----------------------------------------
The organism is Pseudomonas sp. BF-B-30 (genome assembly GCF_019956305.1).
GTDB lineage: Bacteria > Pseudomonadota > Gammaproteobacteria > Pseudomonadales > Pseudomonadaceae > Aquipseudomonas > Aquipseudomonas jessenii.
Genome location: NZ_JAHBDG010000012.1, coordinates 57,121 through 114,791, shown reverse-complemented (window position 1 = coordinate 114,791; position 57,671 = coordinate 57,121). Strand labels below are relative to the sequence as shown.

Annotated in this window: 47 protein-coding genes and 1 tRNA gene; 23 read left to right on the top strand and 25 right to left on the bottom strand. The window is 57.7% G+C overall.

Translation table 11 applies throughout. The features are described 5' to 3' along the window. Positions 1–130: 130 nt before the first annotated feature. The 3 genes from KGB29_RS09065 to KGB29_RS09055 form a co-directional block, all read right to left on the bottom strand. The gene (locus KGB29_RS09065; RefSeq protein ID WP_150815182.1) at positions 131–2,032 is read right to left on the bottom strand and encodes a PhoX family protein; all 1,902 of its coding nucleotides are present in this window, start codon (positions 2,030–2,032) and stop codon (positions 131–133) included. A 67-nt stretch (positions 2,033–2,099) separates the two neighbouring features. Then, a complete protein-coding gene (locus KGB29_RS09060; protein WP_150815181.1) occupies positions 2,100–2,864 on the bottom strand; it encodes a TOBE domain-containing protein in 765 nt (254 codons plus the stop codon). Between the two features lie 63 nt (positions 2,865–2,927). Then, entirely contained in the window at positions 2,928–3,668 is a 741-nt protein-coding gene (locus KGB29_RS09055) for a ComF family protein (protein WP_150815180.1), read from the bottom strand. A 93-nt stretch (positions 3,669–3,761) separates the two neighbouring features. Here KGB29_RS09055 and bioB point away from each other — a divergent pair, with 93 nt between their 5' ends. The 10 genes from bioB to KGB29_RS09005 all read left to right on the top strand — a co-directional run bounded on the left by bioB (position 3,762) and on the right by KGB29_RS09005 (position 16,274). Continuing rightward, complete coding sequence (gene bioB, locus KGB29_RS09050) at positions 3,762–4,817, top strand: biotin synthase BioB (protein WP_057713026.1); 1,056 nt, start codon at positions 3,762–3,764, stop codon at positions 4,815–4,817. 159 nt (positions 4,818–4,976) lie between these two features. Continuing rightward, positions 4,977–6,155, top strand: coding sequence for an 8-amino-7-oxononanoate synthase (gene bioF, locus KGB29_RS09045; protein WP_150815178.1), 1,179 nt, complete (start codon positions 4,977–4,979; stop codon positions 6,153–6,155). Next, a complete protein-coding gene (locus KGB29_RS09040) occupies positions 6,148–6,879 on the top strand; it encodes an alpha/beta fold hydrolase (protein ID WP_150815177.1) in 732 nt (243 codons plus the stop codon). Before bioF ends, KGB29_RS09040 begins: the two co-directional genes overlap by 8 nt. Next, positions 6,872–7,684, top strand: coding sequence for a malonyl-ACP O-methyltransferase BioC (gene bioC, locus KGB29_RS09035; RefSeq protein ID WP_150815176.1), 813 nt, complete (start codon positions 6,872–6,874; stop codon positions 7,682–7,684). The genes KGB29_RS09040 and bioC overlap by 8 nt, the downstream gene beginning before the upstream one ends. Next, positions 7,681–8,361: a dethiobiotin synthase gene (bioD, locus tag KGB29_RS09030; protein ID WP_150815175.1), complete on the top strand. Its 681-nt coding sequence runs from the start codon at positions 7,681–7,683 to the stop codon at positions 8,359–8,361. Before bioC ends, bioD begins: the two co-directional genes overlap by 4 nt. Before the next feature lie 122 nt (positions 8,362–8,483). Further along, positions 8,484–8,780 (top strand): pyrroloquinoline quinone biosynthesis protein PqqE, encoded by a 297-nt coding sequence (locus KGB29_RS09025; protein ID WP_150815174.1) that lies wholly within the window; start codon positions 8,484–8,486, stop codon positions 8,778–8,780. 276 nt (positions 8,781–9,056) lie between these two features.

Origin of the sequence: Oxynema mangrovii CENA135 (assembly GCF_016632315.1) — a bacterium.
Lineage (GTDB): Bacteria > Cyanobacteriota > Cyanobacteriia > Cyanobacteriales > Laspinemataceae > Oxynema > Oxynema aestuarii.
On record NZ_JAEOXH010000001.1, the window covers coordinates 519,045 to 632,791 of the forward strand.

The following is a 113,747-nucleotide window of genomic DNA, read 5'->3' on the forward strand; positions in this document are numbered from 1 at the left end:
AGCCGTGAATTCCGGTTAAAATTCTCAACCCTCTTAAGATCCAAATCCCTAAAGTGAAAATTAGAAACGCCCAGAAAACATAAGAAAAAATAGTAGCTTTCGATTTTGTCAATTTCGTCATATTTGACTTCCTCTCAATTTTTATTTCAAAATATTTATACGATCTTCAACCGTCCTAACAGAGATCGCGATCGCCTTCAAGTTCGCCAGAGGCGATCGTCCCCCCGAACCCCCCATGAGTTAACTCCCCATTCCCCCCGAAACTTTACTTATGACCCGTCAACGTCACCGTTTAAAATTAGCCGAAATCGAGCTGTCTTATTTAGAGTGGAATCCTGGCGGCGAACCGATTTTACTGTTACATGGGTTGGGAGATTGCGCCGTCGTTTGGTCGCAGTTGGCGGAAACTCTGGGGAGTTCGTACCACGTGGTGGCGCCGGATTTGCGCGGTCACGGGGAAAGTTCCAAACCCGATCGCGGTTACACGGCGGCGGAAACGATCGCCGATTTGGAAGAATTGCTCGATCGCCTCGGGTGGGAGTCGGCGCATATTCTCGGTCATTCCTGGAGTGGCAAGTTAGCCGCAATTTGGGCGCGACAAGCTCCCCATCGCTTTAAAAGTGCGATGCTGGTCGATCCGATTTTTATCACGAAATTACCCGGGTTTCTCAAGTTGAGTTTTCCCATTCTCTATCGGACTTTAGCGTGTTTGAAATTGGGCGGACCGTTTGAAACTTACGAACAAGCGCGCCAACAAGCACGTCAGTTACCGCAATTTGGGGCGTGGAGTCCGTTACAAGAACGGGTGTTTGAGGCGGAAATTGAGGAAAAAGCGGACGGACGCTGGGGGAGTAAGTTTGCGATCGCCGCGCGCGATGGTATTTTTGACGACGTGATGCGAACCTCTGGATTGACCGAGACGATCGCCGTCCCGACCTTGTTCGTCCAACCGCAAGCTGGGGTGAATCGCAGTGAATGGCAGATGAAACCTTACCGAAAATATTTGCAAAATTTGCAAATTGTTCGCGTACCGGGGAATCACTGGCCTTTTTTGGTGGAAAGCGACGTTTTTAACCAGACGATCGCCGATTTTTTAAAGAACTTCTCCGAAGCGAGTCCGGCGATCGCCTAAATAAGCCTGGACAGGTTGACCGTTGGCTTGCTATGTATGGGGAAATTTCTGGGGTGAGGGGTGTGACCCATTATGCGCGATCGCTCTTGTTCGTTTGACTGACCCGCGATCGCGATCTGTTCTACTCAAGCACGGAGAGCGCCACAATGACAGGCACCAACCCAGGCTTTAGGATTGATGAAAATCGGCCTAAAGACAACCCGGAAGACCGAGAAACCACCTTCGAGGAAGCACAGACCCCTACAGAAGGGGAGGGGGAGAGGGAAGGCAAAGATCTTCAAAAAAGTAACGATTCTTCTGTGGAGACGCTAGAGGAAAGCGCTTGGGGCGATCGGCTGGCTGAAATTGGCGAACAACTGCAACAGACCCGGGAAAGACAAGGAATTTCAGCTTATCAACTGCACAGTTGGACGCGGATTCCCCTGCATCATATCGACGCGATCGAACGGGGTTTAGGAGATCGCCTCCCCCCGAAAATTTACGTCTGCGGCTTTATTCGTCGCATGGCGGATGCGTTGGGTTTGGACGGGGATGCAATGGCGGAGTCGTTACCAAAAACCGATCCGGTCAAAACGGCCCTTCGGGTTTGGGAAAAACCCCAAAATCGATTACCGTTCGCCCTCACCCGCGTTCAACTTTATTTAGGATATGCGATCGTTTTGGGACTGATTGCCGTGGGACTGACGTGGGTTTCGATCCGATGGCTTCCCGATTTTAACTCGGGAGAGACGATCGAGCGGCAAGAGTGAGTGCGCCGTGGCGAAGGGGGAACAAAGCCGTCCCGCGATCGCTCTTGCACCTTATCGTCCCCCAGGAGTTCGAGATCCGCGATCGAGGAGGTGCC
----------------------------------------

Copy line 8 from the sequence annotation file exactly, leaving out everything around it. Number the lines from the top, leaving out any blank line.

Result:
On record NZ_JAEOXH010000001.1, the window covers coordinates 519,045 to 632,791 of the forward strand.